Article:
I know that got a little complicated, so let me simplify: .9719 is what Michigan State’s record says they are. .9719 is what their body of work implies about them. I originally named this metric Implied Pythag, but I have since renamed it Parcells since this is what their record says they are. Interestingly, they’ve been better that on a possession-by-possession basis, producing a Pythag of .9786.
Thanks to Adam’s expertise, I can produce the Parcells rating for every team playing D1 basketball. Which brings me to UNC Greensboro. They are not one of the 36 best at-large teams in the country. They are 87th in KenPom, 103rd in Sagarin Predictor, and 74th in Massey’s power. Blending the three together, I have them as the 89th best team in the country. Yet, they’ve produced an average WAB of 1.04. Penn State is in the KenPom top 50. Saint Mary’s is in the KenPom top 40. I have them with -2.80, and -2.57 WAB respectively.
Penn State and St. Mary’s are better than UNC Greensboro. Their resumes are quite a bit worse though. Penn State has produced a Parcells of .7911. St. Mary’s has a Parcells of .7827. UNC Greensboro has produced a Parcells of .9022. Yes, you really would have to be that good to expect to go 26-5 against that schedule.
As per the KenPom’s the Southern Conference is roughly equal to the Atlantic 10. This year, the Southern merits multiple bids, regardless of who wins their conference tournament. However, if Wofford wins, we might not see UNC Greensboro rewarded for their sterling resume. UNC Greensboro is 58th in the NET rankings. St. Mary’s is 39th. As I noted before, St. Mary’s is better than UNC Greensboro. UNC Greensboro has a better body of work. It’s up to the committee to decide what they want to reward.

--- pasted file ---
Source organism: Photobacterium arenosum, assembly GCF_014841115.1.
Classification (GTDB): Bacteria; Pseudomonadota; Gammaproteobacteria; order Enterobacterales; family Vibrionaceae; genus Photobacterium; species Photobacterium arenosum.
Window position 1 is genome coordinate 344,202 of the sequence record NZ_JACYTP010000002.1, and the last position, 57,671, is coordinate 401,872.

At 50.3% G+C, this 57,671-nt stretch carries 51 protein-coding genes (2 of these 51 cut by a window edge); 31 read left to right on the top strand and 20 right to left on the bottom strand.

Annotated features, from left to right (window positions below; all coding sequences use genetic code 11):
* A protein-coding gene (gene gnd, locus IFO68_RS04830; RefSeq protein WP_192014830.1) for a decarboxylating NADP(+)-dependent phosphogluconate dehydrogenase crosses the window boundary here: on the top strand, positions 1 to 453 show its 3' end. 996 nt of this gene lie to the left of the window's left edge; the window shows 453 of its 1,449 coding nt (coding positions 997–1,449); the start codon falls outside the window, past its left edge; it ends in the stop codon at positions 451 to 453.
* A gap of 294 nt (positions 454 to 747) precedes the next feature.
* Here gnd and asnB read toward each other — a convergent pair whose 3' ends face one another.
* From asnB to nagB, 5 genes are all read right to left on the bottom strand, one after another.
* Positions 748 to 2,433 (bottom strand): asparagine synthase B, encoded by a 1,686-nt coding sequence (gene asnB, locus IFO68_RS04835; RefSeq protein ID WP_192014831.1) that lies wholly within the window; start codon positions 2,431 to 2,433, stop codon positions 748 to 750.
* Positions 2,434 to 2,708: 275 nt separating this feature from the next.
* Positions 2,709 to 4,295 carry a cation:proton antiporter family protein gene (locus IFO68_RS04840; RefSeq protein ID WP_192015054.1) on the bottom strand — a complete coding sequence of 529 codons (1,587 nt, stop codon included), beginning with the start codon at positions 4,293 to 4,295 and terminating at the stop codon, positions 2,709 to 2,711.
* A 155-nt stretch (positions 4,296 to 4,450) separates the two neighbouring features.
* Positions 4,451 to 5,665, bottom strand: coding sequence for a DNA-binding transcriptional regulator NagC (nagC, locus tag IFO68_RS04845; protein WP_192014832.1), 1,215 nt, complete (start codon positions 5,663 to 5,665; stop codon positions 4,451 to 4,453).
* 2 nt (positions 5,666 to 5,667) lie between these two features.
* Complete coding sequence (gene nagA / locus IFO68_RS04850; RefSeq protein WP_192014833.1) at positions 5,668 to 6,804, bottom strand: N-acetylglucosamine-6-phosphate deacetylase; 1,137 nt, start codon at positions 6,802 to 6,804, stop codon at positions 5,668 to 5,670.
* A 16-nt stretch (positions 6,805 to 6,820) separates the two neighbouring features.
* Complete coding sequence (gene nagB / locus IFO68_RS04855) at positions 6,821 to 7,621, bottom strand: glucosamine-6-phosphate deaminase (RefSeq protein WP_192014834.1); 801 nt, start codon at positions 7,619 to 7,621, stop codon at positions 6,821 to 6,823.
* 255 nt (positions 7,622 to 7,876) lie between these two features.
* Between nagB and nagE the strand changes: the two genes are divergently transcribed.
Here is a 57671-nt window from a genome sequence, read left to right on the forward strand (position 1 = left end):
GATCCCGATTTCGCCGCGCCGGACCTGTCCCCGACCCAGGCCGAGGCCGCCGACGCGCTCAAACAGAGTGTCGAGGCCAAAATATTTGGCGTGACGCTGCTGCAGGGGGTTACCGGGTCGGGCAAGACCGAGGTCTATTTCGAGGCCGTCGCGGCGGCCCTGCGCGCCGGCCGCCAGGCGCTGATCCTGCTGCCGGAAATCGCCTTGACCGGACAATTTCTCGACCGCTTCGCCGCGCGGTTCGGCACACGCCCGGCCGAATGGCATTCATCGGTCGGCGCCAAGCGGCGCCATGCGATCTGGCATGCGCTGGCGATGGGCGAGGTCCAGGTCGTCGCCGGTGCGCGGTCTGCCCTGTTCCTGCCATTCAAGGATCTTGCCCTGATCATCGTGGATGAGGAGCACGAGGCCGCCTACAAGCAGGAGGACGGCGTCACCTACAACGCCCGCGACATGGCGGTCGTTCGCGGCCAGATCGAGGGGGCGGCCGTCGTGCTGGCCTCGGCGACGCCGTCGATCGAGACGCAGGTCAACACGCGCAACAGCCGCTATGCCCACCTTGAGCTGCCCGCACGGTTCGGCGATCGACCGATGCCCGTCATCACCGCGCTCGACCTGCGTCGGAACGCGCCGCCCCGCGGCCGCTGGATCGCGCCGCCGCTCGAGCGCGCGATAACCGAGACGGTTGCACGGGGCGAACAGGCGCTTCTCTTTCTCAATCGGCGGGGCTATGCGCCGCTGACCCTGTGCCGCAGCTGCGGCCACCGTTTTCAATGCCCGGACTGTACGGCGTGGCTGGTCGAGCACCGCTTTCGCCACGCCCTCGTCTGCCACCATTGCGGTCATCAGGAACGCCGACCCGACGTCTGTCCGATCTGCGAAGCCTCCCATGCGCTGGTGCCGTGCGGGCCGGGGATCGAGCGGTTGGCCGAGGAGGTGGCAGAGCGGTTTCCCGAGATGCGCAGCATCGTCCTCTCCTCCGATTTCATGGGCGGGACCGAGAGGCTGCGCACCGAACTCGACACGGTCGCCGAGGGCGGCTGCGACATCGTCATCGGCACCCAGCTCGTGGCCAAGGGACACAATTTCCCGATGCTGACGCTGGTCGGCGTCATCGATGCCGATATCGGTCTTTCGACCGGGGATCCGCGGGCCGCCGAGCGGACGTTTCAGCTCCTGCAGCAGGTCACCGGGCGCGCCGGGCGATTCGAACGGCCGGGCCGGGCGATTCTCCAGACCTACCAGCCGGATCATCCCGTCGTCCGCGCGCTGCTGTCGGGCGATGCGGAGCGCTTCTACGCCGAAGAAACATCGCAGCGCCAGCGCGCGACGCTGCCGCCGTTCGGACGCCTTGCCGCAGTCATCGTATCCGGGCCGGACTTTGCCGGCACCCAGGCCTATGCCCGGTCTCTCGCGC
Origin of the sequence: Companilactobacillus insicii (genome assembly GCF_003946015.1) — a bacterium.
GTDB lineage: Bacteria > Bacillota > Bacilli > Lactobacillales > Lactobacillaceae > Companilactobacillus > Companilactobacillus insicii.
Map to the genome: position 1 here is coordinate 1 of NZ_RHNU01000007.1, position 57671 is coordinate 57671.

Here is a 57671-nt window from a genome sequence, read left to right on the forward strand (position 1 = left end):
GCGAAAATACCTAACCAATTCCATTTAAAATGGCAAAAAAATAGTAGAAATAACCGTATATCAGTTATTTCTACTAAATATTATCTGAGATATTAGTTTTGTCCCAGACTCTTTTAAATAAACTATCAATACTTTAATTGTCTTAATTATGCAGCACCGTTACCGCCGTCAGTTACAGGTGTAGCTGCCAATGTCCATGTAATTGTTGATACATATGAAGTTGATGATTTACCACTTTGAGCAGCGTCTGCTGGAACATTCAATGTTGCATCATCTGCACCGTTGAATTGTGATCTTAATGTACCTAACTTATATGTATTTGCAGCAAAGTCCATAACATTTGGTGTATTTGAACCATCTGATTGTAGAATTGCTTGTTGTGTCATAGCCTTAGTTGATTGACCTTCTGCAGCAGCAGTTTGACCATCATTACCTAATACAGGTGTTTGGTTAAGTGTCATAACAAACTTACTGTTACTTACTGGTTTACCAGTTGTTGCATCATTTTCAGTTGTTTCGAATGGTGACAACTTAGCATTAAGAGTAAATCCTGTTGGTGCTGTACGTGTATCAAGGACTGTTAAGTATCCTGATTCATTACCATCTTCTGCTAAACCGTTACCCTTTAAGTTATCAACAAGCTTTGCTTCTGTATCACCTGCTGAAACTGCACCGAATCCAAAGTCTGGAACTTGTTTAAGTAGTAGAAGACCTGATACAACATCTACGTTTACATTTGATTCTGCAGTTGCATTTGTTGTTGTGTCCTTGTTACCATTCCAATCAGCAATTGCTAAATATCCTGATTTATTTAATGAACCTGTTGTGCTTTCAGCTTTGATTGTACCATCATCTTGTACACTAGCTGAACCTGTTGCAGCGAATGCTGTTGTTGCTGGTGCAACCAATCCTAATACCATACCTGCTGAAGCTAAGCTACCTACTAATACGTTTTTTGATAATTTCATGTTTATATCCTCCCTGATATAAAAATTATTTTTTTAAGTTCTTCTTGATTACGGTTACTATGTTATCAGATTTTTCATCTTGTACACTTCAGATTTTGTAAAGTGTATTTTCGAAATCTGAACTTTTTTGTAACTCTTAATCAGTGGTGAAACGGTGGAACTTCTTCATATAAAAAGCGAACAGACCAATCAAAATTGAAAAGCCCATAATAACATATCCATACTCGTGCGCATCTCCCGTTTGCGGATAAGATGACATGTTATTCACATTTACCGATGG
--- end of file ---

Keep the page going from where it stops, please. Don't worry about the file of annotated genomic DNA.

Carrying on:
I’ve touched briefly on the NET Rankings. NET is quite different from RPI. RPI was 75% a measure of strength of schedule. NET is clearly designed to be predictive, but with descriptive elements and inputs. In short, it is a hybrid rating. Of course, the committee may use NET purely as a sorting tool. I rarely pay attention to the NET rankings because they aren’t relevant to the questions I am trying to answer. What I want to know:
How good you are? That’s your Pythag rating.
How good is your resume? That’s Parcells.
How many wins do you have relative to an average bubble team? That’s your WAB.
I don’t need to squint at two wildly different team sheets and try to parse which is better. I want to solve for that. Some teams get multiple quadrant one opportunities at home. Others get very few. If quadrant one and two wins are the currency that merits inclusion to the dance, power conferences will be incentivized to hoard them and play as many conference games as possible. Interestingly, the NET doesn’t punish a soft out-of-conference schedule the way the RPI did.
As for arbitrary cutoffs:
The committee is going to do what the committee is going to do. If they want the 36 best at-large teams, the KenPoms and such are a good guide. If they want the 36 best at-large resumes, Parcells answers that question.